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We present a brief review of this year’s ASMS conference, which took place May 31–June 4, 2015, in St. Louis, Missouri.
The 63rd Conference on Mass Spectrometry and Allied Topics took place this year in St. Louis, Missouri, from May 31 to June 4 at the America’s Center Convention Complex. Preceding the conference program opening, one- and two-day short courses took place on Saturday, May 31, and Sunday, June 1.
The conference program opened Sunday with tutorial sessions and a plenary lecture followed by a welcome reception in the exhibit hall. The tutorials were given by Ann L. Oberg of the Mayo Clinic (Rochester, Minnesota), and Gary Patti of Washington University, St. Louis (St. Louis, Missouri). Oberg’s talk was titled “Statistical Experimental Design: The Building Blocks of a Good Experiment.” Patti gave a talk called “Metabolite Profiling at the ‘Omic’ Scale: Untargeted Does Not Mean Unplanned.”
The American Society for Mass Spectrometry (ASMS) Vice President for Programs Vicki H. Wysocki of Ohio State University (Columbus, Ohio) followed, officially welcoming conference-goers. Jeffrey L. Gordon, Washington University, St. Louis School of Medicine (St. Louis, Missouri) spoke next, with a keynote talk about “The Human Gut Microbiome and Healthy Growth.”
A trio of plenary events took place during the week, two of which were award lectures, given by Brian T. Chait and Michael J. MacCoss, on Monday and Tuesday, respectively (details below). On Thursday, G. Michael Lemole, Jr. of the University of Arizona College of Medicine (Tucson, Arizona) gave a plenary lecture titled “The Evolution of Modern Neurosurgery: A History of Trial and Error, Success and Failure.” As in previous years, the conference also featured daily oral sessions, poster sessions, exhibits, and workshops.
Oral sessions, poster sessions, and exhibits took place throughout the day, Monday through Thursday, and workshops took place throughout the day, Monday through Wednesday.
Several awards were presented at this year’s conference. The Award for a Distinguished Contribution in Mass Spectrometry was presented on Monday afternoon to Brian T. Chait of the Laboratory of Mass Spectrometry and Gaseous Ion Chemistry at The Rockefeller University (New York, New York) for the recognition and demonstration of the link between protein structure and conformation and electrospray ionization mass spectra. His discovery that a protein’s solution phase conformation impacts its electrospray ionization mass spectrometry (ESI-MS) charge state distribution (CSD) removed the barriers isolating mass spectrometry from its ability to probe higher order macromolecular structures and fostered a continuing deluge of applications of MS to noncovalent assemblies, hydrogen-deuterium exchange, probes of gas-phase protein structure, and ultimately “native mass spectrometry.”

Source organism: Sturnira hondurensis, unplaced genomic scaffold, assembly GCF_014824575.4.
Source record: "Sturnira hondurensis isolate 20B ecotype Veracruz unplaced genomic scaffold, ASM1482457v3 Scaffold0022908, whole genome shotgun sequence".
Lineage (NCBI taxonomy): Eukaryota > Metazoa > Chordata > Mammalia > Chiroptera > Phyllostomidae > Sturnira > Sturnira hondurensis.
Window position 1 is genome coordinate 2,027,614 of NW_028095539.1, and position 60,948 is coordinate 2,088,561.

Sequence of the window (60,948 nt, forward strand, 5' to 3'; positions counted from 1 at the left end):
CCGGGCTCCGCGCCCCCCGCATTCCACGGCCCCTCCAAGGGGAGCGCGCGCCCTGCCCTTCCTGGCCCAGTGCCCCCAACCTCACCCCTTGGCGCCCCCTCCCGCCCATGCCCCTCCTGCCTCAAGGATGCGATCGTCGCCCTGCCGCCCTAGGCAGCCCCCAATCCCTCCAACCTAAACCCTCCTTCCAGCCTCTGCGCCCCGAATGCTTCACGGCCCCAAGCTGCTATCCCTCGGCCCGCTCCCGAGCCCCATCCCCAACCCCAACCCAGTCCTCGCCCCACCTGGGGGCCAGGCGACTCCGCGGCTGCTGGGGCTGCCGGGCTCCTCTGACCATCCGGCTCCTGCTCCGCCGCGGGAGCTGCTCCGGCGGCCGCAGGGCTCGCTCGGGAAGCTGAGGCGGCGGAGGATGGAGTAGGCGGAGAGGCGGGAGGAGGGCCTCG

The Biemann Medal, presented on Tuesday afternoon, went to Michael J. MacCoss of the Department of Genome Sciences at the University of Washington (Seattle, Washington) for his contributions of serious and long-lasting impact to the field of proteomics. Chief among these is software development that has greatly facilitated proteomics. MacCoss’ philosophy on making software freely available and continually supporting this software so that it enables others has greatly benefited the proteomic sciences.
Also presented on Tuesday afternoon were the 2015 Research Awards, funded by Thermo Scientific and Waters Corporation in the amount of $35,000 each. This year’s awardees were Michael Bereman of North Carolina State University (Raleigh, North Carolina), and Alexander Ivanov of Northeastern University (Boston, Massachusetts).
On Wednesday afternoon, the Ron A. Hites Award for an Outstanding Research Publication in the Journal of the American Society for Mass Spectrometry (JASMS) went to John Klassen of the University of Alberta (Edmonton, Alberta, Canada), and co-authors Lan Liu, Alyson Baergen, Klaus Michelsen, Elena N. Kitova, and Paul D. Schnier for their paper “Energetics of Intermolecular Hydrogen Bonds in a Hydrophobic Cavity.” The award recognizes an outstanding publication of original research, based on a paper’s innovative aspects, technical and presentation quality, likely stimulation of future research, and impact on future applications. It is named to honor Professor Ron Hites of Indiana University, who led the creation of JASMS in 1988 while president of ASMS. It includes $2000 and a certificate for each author.
Postdoctoral Awards were also presented on Wednesday afternoon. Three awards in the amount of $10,000 each went to Martin Paine of Georgia Institute of Technology, Valentina Pirro of Purdue University, and Gloria Sheynkman of Harvard Medical School. The awards are intended to promote the professional career development of postdoctoral fellows in the field of mass spectrometry. Activities funded by these awards include conference and workshop attendance, travel to other mass spectrometry laboratories, and the purchase of books and software.
A closing event took place Thursday evening at the City Museum, where visitors traveled through a maze of turrets and open “tunnels” that led to fantastic structures and sculptures. A test of balance and courage could be taken in the museum’s caves and “impossible” slides.
The 64th Annual ASMS Conference will be held June 5-9, 2016, in San Antonio, Texas. For more information, visit www.asms.org in the coming months.